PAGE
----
Strategic Ambiguity and Arms Proliferation, Journal of Political Economy
A big country is facing a small country that may have developed weapons of mass destruction. The small country can create strategic ambiguity by not allowing arms inspections. We study the impact of strategic ambiguity on arms proliferation and the probability of conflict. We find that creating strategic ambiguity is a substitute for actually acquiring new weapons: behind the veil of ambiguity, there is less incentive for the small country to invest in a weapons program. Therefore, strategic ambiguity reduces the risk of arms proliferation. On the other hand, strategic ambiguity may hurt the small country because it does not always protect it from an attack. We allow cheap-talk, and find that messages can be used to trigger inspections when they are most valuable to the big country. To preserve incentive compatibility, the "tough" messages which make inspections more likely must also imply a greater risk of arms proliferation.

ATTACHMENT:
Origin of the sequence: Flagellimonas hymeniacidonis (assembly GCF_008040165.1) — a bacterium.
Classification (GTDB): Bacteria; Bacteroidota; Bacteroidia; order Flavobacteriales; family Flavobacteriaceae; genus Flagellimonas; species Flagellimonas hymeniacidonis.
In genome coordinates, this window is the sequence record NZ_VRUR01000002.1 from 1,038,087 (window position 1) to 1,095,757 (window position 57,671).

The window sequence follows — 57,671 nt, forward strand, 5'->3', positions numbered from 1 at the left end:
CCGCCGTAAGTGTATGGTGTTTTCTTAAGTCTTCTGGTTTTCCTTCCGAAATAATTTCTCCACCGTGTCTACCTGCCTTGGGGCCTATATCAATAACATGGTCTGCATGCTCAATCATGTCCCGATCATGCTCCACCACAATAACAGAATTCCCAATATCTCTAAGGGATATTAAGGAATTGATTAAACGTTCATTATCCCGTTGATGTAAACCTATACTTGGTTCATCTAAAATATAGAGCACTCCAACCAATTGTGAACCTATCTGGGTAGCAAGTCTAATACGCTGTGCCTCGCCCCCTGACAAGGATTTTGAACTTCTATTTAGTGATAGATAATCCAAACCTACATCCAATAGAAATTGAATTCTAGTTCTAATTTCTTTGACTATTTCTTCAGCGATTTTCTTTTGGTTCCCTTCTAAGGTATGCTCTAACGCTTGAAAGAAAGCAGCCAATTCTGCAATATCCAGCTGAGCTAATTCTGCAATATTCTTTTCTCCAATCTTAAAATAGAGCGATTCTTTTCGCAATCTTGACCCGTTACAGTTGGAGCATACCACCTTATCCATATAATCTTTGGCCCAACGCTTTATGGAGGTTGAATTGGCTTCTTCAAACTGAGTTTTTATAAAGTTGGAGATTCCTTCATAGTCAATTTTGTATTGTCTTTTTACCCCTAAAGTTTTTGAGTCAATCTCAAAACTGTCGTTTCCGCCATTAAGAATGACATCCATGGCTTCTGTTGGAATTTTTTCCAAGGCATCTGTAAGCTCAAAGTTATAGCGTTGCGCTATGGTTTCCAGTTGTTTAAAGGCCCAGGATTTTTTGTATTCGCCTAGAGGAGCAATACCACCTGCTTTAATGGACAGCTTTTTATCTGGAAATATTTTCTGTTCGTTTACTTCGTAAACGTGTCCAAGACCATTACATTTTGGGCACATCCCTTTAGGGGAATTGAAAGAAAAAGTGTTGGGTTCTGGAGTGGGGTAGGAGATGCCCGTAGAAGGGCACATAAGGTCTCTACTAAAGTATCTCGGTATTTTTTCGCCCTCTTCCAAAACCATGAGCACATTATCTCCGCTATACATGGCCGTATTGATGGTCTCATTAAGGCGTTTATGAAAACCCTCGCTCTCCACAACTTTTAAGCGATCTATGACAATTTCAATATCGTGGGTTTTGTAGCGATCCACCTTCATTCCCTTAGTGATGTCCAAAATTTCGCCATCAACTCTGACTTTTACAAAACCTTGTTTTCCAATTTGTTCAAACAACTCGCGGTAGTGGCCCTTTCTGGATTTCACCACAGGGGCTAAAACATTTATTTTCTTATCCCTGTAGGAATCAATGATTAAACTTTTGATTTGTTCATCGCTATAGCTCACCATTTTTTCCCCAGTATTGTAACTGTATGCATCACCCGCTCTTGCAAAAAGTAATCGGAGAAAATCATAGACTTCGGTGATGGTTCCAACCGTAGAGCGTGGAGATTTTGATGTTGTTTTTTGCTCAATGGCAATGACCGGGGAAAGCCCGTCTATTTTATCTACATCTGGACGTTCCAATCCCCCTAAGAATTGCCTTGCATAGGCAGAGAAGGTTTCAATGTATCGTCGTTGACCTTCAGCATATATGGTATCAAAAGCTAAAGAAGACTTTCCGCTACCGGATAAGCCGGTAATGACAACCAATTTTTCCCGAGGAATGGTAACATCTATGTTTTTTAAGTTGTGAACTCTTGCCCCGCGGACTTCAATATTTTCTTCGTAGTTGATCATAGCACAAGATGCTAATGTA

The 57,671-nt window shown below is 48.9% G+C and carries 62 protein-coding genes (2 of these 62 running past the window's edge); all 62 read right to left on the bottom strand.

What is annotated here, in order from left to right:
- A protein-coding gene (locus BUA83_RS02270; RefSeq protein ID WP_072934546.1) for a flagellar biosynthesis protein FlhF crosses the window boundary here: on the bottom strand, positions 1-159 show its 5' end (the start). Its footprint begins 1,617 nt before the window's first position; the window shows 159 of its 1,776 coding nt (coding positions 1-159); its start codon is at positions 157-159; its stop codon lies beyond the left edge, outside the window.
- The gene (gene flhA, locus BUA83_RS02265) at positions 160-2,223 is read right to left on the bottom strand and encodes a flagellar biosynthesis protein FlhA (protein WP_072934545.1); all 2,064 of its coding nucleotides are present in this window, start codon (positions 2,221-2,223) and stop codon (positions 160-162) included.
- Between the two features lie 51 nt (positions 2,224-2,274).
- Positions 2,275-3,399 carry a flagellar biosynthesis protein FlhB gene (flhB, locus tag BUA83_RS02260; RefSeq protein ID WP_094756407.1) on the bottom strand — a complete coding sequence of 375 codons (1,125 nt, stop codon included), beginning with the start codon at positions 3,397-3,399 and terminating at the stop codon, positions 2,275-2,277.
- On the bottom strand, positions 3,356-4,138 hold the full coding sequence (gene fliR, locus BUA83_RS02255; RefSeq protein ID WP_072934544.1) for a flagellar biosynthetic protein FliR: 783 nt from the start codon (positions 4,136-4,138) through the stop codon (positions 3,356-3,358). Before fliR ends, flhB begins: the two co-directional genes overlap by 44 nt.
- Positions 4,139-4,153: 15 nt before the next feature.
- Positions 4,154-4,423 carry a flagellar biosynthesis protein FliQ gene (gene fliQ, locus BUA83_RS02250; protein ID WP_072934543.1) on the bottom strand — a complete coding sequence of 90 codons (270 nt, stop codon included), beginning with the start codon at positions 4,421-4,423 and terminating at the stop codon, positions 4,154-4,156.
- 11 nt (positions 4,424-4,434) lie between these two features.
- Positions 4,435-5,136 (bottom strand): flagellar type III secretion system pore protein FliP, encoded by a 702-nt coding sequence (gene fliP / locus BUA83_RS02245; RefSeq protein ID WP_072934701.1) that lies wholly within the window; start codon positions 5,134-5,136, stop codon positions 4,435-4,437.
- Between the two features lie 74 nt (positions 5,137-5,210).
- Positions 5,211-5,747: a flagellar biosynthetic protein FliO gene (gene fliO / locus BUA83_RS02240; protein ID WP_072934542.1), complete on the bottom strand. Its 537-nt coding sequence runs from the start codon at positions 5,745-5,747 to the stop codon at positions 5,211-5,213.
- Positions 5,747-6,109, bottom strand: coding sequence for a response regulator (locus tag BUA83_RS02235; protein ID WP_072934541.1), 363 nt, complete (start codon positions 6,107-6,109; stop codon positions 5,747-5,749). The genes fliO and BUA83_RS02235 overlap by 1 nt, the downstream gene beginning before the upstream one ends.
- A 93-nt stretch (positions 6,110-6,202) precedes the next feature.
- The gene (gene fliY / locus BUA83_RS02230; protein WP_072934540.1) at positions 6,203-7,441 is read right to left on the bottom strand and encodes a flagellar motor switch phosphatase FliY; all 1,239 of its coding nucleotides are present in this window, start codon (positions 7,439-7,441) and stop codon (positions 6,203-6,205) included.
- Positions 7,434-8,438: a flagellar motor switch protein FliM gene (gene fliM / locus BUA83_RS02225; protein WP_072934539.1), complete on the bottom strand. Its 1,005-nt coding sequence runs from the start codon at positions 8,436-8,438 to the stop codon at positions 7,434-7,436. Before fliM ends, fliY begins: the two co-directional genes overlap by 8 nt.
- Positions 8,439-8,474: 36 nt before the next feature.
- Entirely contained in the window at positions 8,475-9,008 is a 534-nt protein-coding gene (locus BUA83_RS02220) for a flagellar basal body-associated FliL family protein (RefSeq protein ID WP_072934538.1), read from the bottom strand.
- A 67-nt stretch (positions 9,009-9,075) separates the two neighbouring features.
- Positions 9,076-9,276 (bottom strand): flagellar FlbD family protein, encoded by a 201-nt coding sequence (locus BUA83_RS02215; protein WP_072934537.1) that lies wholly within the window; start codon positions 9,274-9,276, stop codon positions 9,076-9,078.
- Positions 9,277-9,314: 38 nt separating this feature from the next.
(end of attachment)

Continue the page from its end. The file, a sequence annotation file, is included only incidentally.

Sandeep Baliga, Tomas Sjostrom
Baliga, Sandeep, and Tomas Sjostrom. 2008. Strategic Ambiguity and Arms Proliferation. Journal of Political Economy. 116(6): 1023-1058.